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Ariel Ross poses for a picture with a Honduran child in the village of Villa Soleada in El Progreso, Honduras Jan. 10, 2013.
Ariel Ross poses for a picture with a Honduran child in the village of Villa Soleada in El Progreso, Honduras Jan. 10, 2013. (Submitted photo)

I am now a senior at Towson University, and I have been an active member of Students Helping Honduras — SHH — since the fall of 2013. This organization sends thousands of volunteers each year to several rural villages in Honduras. San Pedro Sula, the capital city of Honduras, is the murder capital of the world. Gangs rule the streets, as well as the legal courts. Honduras' weak political presence along with corruption in the police force has left many of the children of this beautiful country in a dangerous situation with no way out. During winter break, I am going back to Honduras for my second time in order to work with SHH and create a brighter future for the children of there. The project that the Towson SHH branch has been working on is a library for the village of Villa Soleada located in El Progeso, Honduras.

I first heard of Students Helping Honduras through two of my former co-workers, Keegan Abernathy and Alayna Cote. We all taught yoga together and during the winter of 2012, Keegan and Alayna went to Honduras. I vividly remember seeing their faces when they returned to the U.S. They looked confused, amazed, happy and sad all at once. I wanted to see what they saw. I had never been out of the country. I decided to take the leap and visit Honduras in January of 2014. I know it sounds cliche to say, but it was the best eight days of my life. I returned to the U.S. frustrated, determined and anxious. I asked myself: How could people in such a terrible situation be so loving and inviting?

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In the spring semester of this year, I raised $500 toward the library that my classmates and I began construction of last January. My fundraising technique is unique to other volunteers because of my work as a registered yoga instructor. Through several special fundraising events during which I taught yoga at locations throughout Baltimore County, I have been able to fully fund my trip back to Honduras this January. I have put together healthy bake sales, glow-in-the-dark yoga raves, and have even guest bartended at a local bar to raise awareness and funds for our cause. SHH is a special group that I have found myself fully immersed in. Currently, I am studying to learn how to teach yoga in Spanish so that I can teach a full yoga class in Honduras in their native language.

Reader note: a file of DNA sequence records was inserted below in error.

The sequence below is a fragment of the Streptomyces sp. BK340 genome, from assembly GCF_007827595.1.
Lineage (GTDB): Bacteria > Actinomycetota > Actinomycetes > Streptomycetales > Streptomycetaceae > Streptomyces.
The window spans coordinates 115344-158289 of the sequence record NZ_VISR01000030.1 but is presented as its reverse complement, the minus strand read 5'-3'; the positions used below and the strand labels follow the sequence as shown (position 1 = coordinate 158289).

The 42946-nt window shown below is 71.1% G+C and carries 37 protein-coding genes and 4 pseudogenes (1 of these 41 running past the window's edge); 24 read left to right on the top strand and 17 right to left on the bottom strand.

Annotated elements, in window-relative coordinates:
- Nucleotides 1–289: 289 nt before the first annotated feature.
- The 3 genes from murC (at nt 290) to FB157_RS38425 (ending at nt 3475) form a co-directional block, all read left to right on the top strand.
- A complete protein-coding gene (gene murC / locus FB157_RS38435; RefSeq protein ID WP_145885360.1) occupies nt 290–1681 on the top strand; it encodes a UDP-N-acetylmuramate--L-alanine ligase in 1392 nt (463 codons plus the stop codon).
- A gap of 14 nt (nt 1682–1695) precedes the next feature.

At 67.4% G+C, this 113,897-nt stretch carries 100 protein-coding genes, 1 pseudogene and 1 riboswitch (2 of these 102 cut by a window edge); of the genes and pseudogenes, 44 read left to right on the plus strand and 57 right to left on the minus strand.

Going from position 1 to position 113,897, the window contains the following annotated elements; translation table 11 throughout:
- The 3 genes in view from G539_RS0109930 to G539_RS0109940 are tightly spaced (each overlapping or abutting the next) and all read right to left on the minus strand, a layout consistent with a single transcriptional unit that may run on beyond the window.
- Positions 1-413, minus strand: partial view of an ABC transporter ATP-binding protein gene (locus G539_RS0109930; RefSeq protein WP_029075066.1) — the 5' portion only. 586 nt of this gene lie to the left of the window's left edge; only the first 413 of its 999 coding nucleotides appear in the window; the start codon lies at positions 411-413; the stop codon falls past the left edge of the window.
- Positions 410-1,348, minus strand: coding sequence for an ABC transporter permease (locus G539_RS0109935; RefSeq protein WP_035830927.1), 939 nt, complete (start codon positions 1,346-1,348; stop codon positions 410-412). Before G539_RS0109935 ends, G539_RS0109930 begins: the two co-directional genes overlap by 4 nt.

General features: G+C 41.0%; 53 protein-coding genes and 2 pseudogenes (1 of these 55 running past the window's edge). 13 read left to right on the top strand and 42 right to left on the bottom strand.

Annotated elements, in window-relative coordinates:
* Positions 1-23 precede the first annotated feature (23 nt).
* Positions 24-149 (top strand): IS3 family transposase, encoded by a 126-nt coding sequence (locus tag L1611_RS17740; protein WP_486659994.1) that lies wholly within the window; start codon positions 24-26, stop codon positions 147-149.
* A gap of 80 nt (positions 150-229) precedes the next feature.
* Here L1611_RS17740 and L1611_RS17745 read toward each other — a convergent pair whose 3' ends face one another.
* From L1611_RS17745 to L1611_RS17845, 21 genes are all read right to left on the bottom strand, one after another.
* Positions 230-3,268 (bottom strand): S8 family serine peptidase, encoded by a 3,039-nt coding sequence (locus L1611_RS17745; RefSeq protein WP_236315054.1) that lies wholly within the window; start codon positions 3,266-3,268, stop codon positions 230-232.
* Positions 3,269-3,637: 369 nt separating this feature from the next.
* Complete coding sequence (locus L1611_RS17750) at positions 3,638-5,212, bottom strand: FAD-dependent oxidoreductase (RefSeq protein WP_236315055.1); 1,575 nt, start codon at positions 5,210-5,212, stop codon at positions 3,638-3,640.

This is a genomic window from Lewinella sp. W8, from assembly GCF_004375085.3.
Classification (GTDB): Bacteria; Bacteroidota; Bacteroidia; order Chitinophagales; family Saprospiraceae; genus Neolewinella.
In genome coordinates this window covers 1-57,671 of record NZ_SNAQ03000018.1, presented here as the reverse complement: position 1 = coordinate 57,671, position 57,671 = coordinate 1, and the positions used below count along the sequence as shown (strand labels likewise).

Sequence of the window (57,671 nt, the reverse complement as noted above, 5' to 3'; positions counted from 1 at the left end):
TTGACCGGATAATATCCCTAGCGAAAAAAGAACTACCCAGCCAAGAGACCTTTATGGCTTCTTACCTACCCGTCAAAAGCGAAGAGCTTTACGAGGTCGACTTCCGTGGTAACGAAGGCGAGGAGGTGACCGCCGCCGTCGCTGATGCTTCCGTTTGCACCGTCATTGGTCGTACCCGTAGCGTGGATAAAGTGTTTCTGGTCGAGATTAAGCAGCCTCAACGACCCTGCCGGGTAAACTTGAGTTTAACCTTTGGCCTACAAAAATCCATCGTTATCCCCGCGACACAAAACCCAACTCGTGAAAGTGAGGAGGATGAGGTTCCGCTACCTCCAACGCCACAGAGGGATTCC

Eight days in a developing country may not seem like the ideal retreat during winter break. It takes a special individual to want to go to a new world. The reason why I volunteer is because I believe it is my destiny to help others. Something I have found to be an inspiration for personal growth is the idea of constantly stepping outside of my comfort zone to gain new perspectives on life. Honduras was beautiful for this reason. The people there have no money, no shoes and houses made out of sticks. It seems like they would be cold or desperate, but that is far from the case. The people of Honduras are the most beautiful people I have ever met. All of the children in the village wanted to be friends with us and play soccer with us. It's amazing how wonderful they are at communicating in English. It was amazing to see with my own eyes all the wonderful things created with our hard work, both through fundraising and building. I have never been so motivated to mix cement by hand and shovel dirt! I hope to continue to travel to Honduras every year to see the evolution of Villa Soleada, the children we sponsor and the schools we are building.

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